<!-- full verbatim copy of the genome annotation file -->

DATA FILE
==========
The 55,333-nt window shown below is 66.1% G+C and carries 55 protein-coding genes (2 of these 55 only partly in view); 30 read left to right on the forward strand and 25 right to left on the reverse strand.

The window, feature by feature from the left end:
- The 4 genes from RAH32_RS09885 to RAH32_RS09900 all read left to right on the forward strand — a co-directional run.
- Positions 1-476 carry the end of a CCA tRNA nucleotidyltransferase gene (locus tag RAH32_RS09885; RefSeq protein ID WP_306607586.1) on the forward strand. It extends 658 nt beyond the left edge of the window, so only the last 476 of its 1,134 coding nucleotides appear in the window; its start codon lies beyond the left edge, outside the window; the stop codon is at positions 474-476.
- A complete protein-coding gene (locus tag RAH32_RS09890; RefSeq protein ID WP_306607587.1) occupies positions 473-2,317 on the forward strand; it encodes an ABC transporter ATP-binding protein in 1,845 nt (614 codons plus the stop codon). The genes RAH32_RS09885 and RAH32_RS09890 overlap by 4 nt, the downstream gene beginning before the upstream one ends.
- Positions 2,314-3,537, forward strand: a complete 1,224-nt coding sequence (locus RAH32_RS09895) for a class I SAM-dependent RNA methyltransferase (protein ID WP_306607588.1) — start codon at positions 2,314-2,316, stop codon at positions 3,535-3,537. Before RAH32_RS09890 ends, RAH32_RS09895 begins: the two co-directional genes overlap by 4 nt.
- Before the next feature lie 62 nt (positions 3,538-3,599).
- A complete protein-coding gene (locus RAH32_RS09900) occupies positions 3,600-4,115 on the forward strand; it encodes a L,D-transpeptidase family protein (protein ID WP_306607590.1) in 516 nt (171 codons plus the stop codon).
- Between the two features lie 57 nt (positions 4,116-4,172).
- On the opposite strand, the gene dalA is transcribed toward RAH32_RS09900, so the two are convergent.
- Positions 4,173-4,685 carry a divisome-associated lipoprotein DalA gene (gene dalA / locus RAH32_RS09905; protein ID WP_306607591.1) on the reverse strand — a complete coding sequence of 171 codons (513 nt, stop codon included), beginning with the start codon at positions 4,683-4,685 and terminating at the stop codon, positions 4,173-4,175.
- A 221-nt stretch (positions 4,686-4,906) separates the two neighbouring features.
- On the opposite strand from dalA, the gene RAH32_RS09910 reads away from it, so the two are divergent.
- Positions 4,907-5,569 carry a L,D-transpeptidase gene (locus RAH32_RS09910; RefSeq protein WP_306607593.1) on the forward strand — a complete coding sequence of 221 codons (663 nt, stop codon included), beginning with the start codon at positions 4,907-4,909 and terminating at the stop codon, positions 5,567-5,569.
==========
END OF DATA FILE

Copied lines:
The 55,333-nt window shown below is 66.1% G+C and carries 55 protein-coding genes (2 of these 55 only partly in view); 30 read left to right on the forward strand and 25 right to left on the reverse strand.

The window, feature by feature from the left end:
- The 4 genes from RAH32_RS09885 to RAH32_RS09900 all read left to right on the forward strand — a co-directional run.
- Positions 1-476 carry the end of a CCA tRNA nucleotidyltransferase gene (locus tag RAH32_RS09885; RefSeq protein ID WP_306607586.1) on the forward strand. It extends 658 nt beyond the left edge of the window, so only the last 476 of its 1,134 coding nucleotides appear in the window; its start codon lies beyond the left edge, outside the window; the stop codon is at positions 474-476.
- A complete protein-coding gene (locus tag RAH32_RS09890; RefSeq protein ID WP_306607587.1) occupies positions 473-2,317 on the forward strand; it encodes an ABC transporter ATP-binding protein in 1,845 nt (614 codons plus the stop codon). The genes RAH32_RS09885 and RAH32_RS09890 overlap by 4 nt, the downstream gene beginning before the upstream one ends.
- Positions 2,314-3,537, forward strand: a complete 1,224-nt coding sequence (locus RAH32_RS09895) for a class I SAM-dependent RNA methyltransferase (protein ID WP_306607588.1) — start codon at positions 2,314-2,316, stop codon at positions 3,535-3,537. Before RAH32_RS09890 ends, RAH32_RS09895 begins: the two co-directional genes overlap by 4 nt.
- Before the next feature lie 62 nt (positions 3,538-3,599).
- A complete protein-coding gene (locus RAH32_RS09900) occupies positions 3,600-4,115 on the forward strand; it encodes a L,D-transpeptidase family protein (protein ID WP_306607590.1) in 516 nt (171 codons plus the stop codon).
- Between the two features lie 57 nt (positions 4,116-4,172).
- On the opposite strand, the gene dalA is transcribed toward RAH32_RS09900, so the two are convergent.
- Positions 4,173-4,685 carry a divisome-associated lipoprotein DalA gene (gene dalA / locus RAH32_RS09905; protein ID WP_306607591.1) on the reverse strand — a complete coding sequence of 171 codons (513 nt, stop codon included), beginning with the start codon at positions 4,683-4,685 and terminating at the stop codon, positions 4,173-4,175.
- A 221-nt stretch (positions 4,686-4,906) separates the two neighbouring features.
- On the opposite strand from dalA, the gene RAH32_RS09910 reads away from it, so the two are divergent.
- Positions 4,907-5,569 carry a L,D-transpeptidase gene (locus RAH32_RS09910; RefSeq protein WP_306607593.1) on the forward strand — a complete coding sequence of 221 codons (663 nt, stop codon included), beginning with the start codon at positions 4,907-4,909 and terminating at the stop codon, positions 5,567-5,569.